Simple Virtual Channel Allocation for High Throughput and High Frequency On-Chip Routers

Tuesday Jan. 26, 2010
Hamerschlag Hall B-206 (Note the change in location)
4:00 pm


Yi Xu
University of Pittsburgh


Technology scaling has led to the integration of many cores into a single chip. As a result, on-chip interconnection networks start to play a more and more important role in determining the performance and power of the entire chip. Packet-switched network-on-chip (NoC) has provided a scalable solution to the communications for tiled multicore processors. However the virtual-channel (VC) buffers in the NoC consume significant dynamic and leakage power of the system. To improve the energy efficiency of the router design, it is advantageous to use small buffer sizes while still maintaining throughput of the network.

We propose two new virtual channel allocation (VA) mechanisms, termed Fixed VC Assignment with Dynamic VC Allocation (FVADA) and Adjustable VC Assignment with Dynamic VC Allocation (AVADA). The idea is that VCs are assigned based on the designated output port of a packet to reduce the Head-of-Line (HoL) blocking. Also, the number of VCs allocated for each output port can be adjusted dynamically. Unlike previous buffer-pool based designs, we only use a small number of VCs to keep the arbitration latency low. Simulation results show that FVADA and AVADA can improve the network throughput by 41% on average, compared to a baseline design with the same buffer size. AVADA can still outperform the baseline even when our buffer size is halved. Moreover, we are able to achieve comparable or better throughput than a previous dynamic VC allocator while reducing its critical path delay by 60%. Our results prove that the proposed VA mechanisms are suitable for low-power, high-throughput, and high-frequency on-chip network designs.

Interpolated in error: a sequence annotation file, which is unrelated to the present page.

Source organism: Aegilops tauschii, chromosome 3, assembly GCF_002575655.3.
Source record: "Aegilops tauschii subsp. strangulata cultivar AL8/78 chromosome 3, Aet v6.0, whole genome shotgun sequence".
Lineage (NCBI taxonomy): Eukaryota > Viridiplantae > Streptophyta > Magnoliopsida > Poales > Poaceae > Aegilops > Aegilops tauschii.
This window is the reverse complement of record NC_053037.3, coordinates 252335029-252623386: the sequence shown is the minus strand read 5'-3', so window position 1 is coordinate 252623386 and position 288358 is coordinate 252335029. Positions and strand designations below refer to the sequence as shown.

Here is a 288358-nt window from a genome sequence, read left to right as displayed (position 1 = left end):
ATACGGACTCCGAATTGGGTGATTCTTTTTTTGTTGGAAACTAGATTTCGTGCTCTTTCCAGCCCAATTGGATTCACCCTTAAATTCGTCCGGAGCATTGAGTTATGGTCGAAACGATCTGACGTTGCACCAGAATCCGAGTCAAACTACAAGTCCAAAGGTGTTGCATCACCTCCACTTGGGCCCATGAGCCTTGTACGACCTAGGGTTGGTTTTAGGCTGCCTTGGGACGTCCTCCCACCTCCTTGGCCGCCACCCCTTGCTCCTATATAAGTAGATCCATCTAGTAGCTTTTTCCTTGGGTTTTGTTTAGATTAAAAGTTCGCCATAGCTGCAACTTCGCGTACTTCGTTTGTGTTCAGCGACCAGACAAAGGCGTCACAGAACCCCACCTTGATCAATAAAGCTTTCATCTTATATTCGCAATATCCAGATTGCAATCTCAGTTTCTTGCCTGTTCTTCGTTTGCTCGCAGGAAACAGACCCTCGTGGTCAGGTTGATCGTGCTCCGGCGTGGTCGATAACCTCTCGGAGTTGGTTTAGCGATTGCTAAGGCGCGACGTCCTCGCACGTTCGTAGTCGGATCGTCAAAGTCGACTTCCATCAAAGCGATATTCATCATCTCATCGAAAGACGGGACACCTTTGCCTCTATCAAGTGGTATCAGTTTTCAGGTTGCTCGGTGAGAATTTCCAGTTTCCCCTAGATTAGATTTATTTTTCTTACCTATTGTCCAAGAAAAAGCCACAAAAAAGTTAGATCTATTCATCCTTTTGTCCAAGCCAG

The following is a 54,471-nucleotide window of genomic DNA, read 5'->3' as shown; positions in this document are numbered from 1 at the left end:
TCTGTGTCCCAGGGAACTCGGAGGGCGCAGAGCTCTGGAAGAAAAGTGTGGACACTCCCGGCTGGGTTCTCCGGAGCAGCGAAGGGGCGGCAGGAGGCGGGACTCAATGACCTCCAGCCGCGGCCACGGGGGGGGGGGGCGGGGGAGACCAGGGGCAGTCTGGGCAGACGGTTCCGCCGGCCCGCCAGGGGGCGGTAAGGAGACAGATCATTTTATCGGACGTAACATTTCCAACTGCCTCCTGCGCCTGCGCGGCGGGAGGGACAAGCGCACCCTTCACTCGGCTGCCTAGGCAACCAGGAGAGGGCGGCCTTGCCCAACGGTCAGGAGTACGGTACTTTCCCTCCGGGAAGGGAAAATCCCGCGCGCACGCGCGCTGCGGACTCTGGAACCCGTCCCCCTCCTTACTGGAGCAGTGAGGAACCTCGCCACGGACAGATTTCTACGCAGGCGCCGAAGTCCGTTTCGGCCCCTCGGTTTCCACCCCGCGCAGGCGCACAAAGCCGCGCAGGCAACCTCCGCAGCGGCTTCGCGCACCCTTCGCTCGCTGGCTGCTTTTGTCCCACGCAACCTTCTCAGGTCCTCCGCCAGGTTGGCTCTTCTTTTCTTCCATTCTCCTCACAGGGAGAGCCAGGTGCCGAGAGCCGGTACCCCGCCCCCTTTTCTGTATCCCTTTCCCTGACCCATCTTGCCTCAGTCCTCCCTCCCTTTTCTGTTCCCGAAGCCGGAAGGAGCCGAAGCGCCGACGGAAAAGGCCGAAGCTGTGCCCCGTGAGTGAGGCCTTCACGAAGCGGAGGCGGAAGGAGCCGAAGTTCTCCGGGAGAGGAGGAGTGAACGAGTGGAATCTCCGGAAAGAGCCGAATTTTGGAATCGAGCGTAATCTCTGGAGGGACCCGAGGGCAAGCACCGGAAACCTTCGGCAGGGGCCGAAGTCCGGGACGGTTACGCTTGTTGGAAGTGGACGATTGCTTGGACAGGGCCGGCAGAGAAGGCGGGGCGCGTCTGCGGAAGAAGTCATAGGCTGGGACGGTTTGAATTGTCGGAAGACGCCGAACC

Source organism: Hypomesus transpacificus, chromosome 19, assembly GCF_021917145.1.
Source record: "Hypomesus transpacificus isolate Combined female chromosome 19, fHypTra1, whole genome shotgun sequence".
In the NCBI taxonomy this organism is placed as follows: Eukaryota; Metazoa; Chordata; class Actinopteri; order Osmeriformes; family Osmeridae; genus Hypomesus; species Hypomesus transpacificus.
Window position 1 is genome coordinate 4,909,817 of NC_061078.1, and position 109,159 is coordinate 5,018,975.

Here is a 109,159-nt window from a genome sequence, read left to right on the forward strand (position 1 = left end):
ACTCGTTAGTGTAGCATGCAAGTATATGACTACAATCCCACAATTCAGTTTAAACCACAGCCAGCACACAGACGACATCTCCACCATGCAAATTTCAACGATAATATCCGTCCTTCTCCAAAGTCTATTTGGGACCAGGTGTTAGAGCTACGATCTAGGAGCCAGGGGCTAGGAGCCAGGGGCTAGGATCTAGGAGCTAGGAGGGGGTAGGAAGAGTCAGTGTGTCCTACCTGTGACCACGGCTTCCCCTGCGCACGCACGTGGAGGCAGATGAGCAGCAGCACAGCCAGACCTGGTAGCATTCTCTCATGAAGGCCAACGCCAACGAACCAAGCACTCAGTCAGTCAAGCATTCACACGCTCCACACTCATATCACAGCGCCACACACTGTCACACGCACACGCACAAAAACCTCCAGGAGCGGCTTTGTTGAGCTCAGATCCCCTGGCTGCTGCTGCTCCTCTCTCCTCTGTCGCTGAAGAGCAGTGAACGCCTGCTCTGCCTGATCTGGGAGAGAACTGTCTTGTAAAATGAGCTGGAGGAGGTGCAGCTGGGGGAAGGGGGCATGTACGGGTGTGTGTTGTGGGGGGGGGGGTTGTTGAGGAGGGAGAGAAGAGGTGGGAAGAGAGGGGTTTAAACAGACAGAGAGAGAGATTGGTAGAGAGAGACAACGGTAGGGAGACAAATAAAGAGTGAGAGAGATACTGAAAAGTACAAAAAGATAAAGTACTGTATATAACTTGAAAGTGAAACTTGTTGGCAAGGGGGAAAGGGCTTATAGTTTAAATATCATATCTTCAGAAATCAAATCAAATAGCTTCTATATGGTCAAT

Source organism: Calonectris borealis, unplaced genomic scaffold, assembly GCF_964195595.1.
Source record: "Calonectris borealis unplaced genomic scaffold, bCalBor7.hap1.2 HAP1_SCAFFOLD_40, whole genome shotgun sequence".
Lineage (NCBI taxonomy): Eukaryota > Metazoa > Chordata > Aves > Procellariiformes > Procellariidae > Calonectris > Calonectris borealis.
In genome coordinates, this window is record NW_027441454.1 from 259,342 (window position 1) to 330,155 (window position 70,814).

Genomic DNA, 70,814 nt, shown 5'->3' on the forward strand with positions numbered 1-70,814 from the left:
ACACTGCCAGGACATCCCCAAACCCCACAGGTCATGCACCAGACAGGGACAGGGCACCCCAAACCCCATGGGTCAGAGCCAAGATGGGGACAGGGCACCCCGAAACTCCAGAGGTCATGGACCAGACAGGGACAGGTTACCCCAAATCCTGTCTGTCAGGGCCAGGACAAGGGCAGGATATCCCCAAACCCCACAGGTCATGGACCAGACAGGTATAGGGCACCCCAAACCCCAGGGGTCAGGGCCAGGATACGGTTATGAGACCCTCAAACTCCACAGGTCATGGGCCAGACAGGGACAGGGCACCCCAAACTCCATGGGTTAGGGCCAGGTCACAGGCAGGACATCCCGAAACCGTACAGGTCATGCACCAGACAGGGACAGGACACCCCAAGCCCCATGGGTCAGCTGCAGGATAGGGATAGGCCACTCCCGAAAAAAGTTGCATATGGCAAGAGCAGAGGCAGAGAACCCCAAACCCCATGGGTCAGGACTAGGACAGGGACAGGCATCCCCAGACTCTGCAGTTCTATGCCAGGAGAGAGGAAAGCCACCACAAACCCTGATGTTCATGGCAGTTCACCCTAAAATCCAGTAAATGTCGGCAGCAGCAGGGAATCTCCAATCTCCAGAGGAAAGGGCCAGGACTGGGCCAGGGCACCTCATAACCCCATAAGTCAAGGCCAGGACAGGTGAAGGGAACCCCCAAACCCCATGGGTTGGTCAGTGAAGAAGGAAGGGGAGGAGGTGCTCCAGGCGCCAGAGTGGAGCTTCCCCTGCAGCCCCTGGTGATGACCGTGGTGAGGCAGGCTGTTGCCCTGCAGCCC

Yi Xu is a PhD candidate in the Department of Electrical and Computer Engineering at the University of Pittsburgh. Her advisor is Professor Jun Yang and Professor Youtao Zhang. She received her B.S. and M.S. in Microelectronics from Nanjing University, China in 2004 and 2007, respectively. She is a student member of the IEEE. Her research interests include efficient interconnection architecture design for 2D/ 3D Chip Multi-Processor (CMP) and Network-on-Chip (NoC).

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